For instance, by strategic collaboration with Tehran, Beijing and Moscow would have a unique opportunity to redirect both Iran and its regional rivals toward the China-Russia Eurasian strategic construct.

The US and China might be heading into a confrontation in the Asia-Pacific region. It’s likely and we’ve seen some of its signs with the latest trilateral agreement between US, UK, and Australia, that military lines are being drawn there.

In such a scenario, the Persian Gulf countries will have to navigate routes through straits like Taiwan, which will be very unsafe, to sell their oil to China.

Iran and Russia are the only two energy-rich nations that can sell fuel to China through pipelines.

Majid Reza Hariri, Chairman, Iran-China Chamber of Commerce

In line with the US failure in the wars on Afghanistan and Iraq and its partnership with Saudi Arabia in attacking Yemen, it has become clear that the United States no longer functions as the dominant “superpower” in West Asia.

Traditional allies of the US are in profound crises and their positions are particularly weakened.

Also, the unilateral US withdrawal from international treaties, such as the JCPOA, has seriously called into question the legitimacy and credibility of that country unlike China.

Would you say Eastern states are uniting as opposed to the West?

Anyway, Eastern countries are uniting under the banner of the Shanghai Cooperation Organization. But it’s important to remain realistic.

The member states are not at all seeking to challenge the world order. They’re not trying to stand against NATO and declare themselves their opposite number at all.

While they accept the international system’s order, they’re introducing themselves as another potential pole alongside the others.

I’ve read in some analyses that the West is scared now that Iran’s a permanent member of the Shanghai Organization. It’s not like that.

Hamed Vafai, China Affairs Analyst

Apart from the Shanghai Cooperation Organization, there are other similar regional organizations too, like the ASEAN, which is an important one, or the D8 and others.

Japan, South Korea, and even Australia are members of some of them. A few months ago, a treaty dubbed RSAP was introduced in the region, in which Australia, India, ASEAN nations, China, and others clinched an economic pact.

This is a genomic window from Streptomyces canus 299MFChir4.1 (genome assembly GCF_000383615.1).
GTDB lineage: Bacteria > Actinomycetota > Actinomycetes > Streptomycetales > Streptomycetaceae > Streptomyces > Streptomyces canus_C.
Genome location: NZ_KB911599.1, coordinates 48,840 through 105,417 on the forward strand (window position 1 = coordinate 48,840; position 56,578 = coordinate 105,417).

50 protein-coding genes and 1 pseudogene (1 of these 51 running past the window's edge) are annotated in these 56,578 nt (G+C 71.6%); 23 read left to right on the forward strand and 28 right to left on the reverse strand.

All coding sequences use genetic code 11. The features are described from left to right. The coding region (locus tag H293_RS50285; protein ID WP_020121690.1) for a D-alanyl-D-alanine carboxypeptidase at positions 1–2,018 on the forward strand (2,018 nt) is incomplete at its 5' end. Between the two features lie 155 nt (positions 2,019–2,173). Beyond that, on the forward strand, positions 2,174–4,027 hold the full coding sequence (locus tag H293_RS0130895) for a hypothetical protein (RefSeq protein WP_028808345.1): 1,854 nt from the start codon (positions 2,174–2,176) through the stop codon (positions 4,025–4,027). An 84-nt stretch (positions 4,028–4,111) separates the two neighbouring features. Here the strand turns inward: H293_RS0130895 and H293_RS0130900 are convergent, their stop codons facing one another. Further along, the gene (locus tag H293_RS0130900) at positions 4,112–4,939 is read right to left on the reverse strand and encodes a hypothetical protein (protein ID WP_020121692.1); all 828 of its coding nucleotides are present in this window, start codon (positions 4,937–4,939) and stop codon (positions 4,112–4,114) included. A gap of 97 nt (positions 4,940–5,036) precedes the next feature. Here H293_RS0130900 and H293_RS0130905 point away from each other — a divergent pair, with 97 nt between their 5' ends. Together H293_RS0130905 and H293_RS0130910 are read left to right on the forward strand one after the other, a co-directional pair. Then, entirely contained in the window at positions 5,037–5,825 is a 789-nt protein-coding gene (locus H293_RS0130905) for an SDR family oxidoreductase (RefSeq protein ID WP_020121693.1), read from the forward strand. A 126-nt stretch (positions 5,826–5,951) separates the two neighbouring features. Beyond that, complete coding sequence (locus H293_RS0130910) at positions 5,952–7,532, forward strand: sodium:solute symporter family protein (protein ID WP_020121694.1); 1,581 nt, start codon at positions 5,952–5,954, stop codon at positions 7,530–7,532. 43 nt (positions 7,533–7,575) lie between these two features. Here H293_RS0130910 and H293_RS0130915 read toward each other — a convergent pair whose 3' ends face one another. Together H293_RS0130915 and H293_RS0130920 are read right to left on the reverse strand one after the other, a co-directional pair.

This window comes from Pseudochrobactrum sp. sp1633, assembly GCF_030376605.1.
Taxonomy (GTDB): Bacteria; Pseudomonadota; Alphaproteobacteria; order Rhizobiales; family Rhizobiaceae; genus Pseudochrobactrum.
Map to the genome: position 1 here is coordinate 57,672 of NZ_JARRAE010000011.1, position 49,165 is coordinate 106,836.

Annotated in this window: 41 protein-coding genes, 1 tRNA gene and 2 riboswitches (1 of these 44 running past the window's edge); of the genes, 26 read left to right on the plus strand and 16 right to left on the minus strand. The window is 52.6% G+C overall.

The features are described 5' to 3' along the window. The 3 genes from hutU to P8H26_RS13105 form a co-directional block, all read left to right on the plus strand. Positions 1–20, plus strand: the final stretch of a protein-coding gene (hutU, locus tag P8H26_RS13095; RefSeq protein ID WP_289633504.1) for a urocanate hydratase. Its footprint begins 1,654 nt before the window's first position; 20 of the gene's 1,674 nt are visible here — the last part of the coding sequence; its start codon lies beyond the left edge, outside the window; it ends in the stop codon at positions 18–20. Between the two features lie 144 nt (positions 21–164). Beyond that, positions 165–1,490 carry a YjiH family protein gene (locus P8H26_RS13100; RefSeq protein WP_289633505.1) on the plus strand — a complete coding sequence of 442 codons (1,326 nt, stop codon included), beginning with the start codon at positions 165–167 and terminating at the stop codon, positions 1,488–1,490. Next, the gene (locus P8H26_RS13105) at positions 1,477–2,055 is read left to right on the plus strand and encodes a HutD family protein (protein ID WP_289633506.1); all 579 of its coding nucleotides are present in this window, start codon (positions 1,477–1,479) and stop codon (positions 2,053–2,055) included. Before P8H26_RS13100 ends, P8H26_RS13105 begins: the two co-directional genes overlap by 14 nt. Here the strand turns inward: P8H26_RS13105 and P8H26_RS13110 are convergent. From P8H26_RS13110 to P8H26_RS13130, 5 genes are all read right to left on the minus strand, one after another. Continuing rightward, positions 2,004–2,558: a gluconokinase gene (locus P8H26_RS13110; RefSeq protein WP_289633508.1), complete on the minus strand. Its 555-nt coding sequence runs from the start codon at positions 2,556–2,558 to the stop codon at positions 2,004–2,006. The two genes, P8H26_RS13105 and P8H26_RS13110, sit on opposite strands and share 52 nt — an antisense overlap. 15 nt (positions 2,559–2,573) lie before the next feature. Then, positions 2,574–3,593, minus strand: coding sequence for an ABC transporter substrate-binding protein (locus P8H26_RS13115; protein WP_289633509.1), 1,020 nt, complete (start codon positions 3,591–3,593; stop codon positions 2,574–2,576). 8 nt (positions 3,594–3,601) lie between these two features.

I don’t think it would make much difference. Geographically speaking, what are we considering nations like Japan, South Korea, and the Philippines?

Are they Eastern or Western nations?

Majid Reza Hariri, Chairman, Iran-China Chamber of Commerce

Another regional issue that will have a serious impact throughout Eurasia has to do with the recent developments in Afghanistan.

The Taliban have once again taken over the war-torn Afghan nation, following the withdrawal of American troops.

China, Russia and Iran have blamed Washington for having created such a chaos in the region, as they believe America withdrew without cleaning up its mess.

The SCO countries now have no choice but to come together to stave off Afghanistan's impending humanitarian crisis, that could lead to a new regional refugee crisis and provide fertile ground for terrorist activities of militant groups such as Daesh or ISIS.

In today's international system, we are witnessing what can be described as the depletion of the potential for power from the Atlantic to the Pacific. This is a fact that all countries are aware of. Even the Americans themselves, we have Japanese and British think tanks arguing about this.

The developments that are taking place in the region all indicate the same thing. We also witnessed the events that took place in the Persian Gulf and Afghanistan. At closer inspection, we’ll realize that the weight of developments is moving towards Southeast Asia.

As a result, Iran is not alone in looking at the East. Many others have made the same observation and are looking at the East. Turkey, Saudi Arabia, and even Israelis are doing so; because the observation corresponds to the current realities in the international system.

Hamed Vafai, China Affairs Analyst

Afghanistan’s geo-economic importance goes beyond boosting connectivity as a north-south or east-west corridor, given its deposits of strategic minerals and metals valued at over $1 trillion.

Russia, China and other SCO countries thus perceive an extra incentive to stabilize Afghanistan, in order to access strategic minerals that are critical to building the high-tech products that will drive the coming Industrial Revolution and the batteries that will be needed for power.